U2 is one of the only groups in the universe who can plot an arena tour focused on a thirty-year old album (The Joshua Tree) when they’re also dropping a new album.
U2 is touring with other big-name groups like Mumford & Sons and The Lumineers for select tour dates. Moreover, this is a feat that few names can pull of successfully. Because U2 will be celebrating thirty years of music the same year that they’ll release new music, it’s a mixture of the past’s albums work together with their newer songs. With a headlining performance at Bonnaroo Music and Arts Festival, U2 will be making their first U.S. festival headline appearance during this tour, as well.
The industry standard is the fact that musicians tour as a way to promote their new work. However, once celebrity outweighs creativity. The Joshua Tree proved to be a major reason their success grew infinitely and became a tremendous album for U2.
Don’t have any anxiety: a tour for Songs of Experience will almost certainly follow. We might see The Joshua Tree anniversary tour go and come before the new record drops in the fall. However, if there is still uncertainty about the reason why a group would pull a stunt like this, here is a history of The Joshua Tree to demo its impact on on one of the most progressive bands of all time.
The Joshua Tree: From 1987 to 2017 – The History
The Joshua Tree originally dropped during the Reagan-Thatcher leadership of British and American politics in the late 80’s. During a recent Rolling Stone interview, The Edge (U2’s guitarist) explained that this period was full of unrest. The band took a hard look at their recent work Songs of Experience that finished up shortly after their “iNNOCENCE + eXPERIENCE” tour, and they understood that 2016 wasn’t considerably different than the time they originally recorded The Joshua Tree.
“We then were looking at the anniversary of The Joshua Tree, and another thing started to dawn on us, which is that weirdly enough, things have kind of come full circle, if you want. It just felt like ‘Wow, these songs have a new meaning, and new resonance today that they didn’t have three years ago, four years ago.’ So we said look, ‘Look, let’s do both…’”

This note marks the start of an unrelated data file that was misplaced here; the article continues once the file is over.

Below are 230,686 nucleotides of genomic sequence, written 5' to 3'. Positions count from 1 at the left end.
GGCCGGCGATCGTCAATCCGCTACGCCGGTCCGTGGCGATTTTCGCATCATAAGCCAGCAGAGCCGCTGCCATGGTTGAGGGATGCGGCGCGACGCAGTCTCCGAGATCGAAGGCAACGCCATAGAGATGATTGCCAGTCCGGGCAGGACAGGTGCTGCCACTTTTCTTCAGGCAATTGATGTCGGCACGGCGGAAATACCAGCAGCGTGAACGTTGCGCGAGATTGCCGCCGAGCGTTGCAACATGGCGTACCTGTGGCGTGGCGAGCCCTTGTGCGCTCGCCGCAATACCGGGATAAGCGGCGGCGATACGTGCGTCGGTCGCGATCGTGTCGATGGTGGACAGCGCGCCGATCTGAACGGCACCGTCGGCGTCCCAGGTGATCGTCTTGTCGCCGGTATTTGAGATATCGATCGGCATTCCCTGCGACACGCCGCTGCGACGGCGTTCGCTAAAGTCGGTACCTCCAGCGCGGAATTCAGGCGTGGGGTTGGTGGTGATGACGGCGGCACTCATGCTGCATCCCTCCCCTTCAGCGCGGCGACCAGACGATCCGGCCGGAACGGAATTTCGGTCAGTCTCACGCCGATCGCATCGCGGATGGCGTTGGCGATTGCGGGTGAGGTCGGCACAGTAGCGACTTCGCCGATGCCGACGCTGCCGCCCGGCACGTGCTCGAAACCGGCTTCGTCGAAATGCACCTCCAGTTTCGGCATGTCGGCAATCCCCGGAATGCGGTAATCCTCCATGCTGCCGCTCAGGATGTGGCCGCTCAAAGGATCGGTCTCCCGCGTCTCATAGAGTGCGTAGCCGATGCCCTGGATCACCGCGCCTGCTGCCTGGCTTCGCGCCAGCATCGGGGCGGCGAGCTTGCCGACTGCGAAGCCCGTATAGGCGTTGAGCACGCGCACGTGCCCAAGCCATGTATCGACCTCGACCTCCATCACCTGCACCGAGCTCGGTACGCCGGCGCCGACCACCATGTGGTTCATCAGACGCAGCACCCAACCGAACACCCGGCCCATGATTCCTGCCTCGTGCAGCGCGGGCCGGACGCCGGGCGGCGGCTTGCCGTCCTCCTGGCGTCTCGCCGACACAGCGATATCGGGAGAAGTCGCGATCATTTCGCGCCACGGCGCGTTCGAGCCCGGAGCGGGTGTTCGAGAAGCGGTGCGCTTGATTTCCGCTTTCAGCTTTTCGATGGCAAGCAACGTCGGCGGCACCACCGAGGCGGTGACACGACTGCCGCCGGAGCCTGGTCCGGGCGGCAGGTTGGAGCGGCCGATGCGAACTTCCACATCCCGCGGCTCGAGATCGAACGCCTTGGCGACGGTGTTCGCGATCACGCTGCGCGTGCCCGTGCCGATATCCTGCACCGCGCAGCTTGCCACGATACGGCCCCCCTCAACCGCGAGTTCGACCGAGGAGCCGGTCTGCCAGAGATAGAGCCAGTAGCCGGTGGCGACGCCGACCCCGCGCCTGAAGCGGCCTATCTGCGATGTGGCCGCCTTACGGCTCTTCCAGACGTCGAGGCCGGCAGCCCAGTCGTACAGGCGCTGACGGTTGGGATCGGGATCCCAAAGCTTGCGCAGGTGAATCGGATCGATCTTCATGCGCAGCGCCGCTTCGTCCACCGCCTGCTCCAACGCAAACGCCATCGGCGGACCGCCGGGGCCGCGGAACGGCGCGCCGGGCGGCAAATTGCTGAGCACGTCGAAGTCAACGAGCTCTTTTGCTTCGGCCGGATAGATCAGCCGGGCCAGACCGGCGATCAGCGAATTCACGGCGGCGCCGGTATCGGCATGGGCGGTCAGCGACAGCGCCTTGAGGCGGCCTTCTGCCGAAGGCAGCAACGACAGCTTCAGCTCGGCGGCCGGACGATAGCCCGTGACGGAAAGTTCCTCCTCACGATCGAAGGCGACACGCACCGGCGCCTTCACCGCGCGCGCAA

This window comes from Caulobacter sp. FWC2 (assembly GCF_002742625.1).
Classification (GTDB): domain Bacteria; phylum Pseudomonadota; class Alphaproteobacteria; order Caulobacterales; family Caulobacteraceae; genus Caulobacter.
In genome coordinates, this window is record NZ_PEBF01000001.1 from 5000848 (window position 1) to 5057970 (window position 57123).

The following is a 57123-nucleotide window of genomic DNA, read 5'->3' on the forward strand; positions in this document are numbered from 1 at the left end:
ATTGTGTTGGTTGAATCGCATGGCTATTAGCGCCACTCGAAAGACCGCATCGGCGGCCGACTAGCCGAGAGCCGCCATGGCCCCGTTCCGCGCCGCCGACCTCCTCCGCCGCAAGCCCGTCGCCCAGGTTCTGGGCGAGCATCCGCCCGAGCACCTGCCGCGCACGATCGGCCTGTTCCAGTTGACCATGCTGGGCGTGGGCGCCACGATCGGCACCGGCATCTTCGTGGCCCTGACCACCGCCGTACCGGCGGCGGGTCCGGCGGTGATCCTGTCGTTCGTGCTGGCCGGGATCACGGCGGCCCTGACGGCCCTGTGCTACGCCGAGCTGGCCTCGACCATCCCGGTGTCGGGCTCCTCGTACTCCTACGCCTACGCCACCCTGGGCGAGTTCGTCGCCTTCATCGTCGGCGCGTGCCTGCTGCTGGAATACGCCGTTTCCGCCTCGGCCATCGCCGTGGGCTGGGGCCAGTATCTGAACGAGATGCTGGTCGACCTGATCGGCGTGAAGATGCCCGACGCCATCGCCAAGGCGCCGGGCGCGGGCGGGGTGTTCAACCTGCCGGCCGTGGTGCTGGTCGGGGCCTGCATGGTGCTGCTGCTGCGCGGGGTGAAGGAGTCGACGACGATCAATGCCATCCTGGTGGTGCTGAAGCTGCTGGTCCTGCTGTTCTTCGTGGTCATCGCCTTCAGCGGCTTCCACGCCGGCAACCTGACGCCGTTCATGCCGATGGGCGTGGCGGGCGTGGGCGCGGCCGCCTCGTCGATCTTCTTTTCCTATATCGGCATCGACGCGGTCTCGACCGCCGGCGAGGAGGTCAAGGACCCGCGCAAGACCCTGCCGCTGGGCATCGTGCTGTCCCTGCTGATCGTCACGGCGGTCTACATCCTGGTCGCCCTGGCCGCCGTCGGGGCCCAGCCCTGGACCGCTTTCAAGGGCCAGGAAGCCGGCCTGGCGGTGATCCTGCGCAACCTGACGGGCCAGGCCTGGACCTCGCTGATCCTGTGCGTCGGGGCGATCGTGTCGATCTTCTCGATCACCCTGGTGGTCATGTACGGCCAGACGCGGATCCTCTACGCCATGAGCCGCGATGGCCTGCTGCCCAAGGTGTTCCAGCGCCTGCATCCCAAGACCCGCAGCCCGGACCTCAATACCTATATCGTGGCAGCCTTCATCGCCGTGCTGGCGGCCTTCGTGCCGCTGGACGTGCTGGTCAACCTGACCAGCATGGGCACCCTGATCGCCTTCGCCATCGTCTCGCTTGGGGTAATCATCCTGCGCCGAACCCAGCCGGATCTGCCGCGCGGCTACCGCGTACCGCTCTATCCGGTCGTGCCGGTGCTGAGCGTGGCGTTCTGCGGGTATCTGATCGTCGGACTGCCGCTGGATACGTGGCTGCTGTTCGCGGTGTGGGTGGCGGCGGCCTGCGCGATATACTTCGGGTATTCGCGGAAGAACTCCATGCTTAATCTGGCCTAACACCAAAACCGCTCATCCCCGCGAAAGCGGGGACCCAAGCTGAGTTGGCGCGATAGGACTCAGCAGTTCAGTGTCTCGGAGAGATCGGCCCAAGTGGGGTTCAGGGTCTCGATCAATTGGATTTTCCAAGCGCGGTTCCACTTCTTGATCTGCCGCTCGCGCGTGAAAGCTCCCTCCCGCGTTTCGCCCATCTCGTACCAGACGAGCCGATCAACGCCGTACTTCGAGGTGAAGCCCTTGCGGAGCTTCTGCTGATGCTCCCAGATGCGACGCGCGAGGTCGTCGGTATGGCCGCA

Therefore, the present situation with Brexit and Trump’s presidential election led the band to reconsider Songs of Experience before release and consider the continuing relevance of The Joshua Tree. As a band that’s iconic for the address of liberal perspectives and social problems, it comes as no real surprise that 2016’s events rocked the band’s moral compass.
The Joshua Tree is a record that is extraordinarily successful. Time Magazine‘s April 1987 version includes U2 on its cover, declaring they were “Rock’s Hottest Ticket.” 1987-1988 was a tremendous time for U2. It included the Grammy Award win for their music video on the rooftop of a Los Angeles liquor store, and a Grammy for Record of the Year (1st of 22 Grammys). The Joshua Tree comprises hits like “With or Without You ” and “ I Still Haven’t Found What I’m Looking For.”
It was the fifth studio album for the Irish rock band. The Joshua Tree also concentrated America as the theme of the record, a country the group has a like and dislike for over 20 years.
Also, this is since the record tackles foreign policy and the Ronald Reagan administration. As the group members said, the social unrest is some thing still completely relevant now.
U2 Tour Dates: Click here to browse tickets!
5/12: Vancouver, British Columbia – BC Place Stadium
5/14: Seattle, WA – CenturyLink Field
5/17: Santa Clara, CA – Levi’s Stadium
5/20: Los Angeles, CA – Rose Bowl
5/24: Houston, TX – NRG Stadium
5/26: Dallas, TX – AT&T Stadium
6/3: Chicago, IL – Soldier Field
6/7: Pittsburgh, PA – Heinz Field
6/8: Manchester, TN – Bonnaroo Music and Arts Festival
6/11: Miami, FL – Hard Rock Stadium
6/14: Tampa, FL – Raymond James Stadium
6/18: Philadelphia, PA – Lincoln Financial Field
6/20: Washington, DC – FedEx Field
6/23: Toronto, Ontario – Rogers Centre
6/25: Boston, MA – Gillette Stadium
6/28: East Rutherford, New Jersey – MetLife Stadium
7/1: Cleveland, OH – FirstEnergy Stadium
7/8: London, England – Twickenham Stadium
7/12: Berlin, Germany – Olympic Stadium
7/15: Rome, Italy – Olympic Stadium
7/18: Barcelona, Spain – Olympic Stadium
7/22: Dublin, Ireland – Croke Park
7/25: Paris, France – Stade de France
7/29: Amsterdam, Netherlands – Amsterdam Arena
8/1: Brussels, Belgium – Stade Roi-Baudoin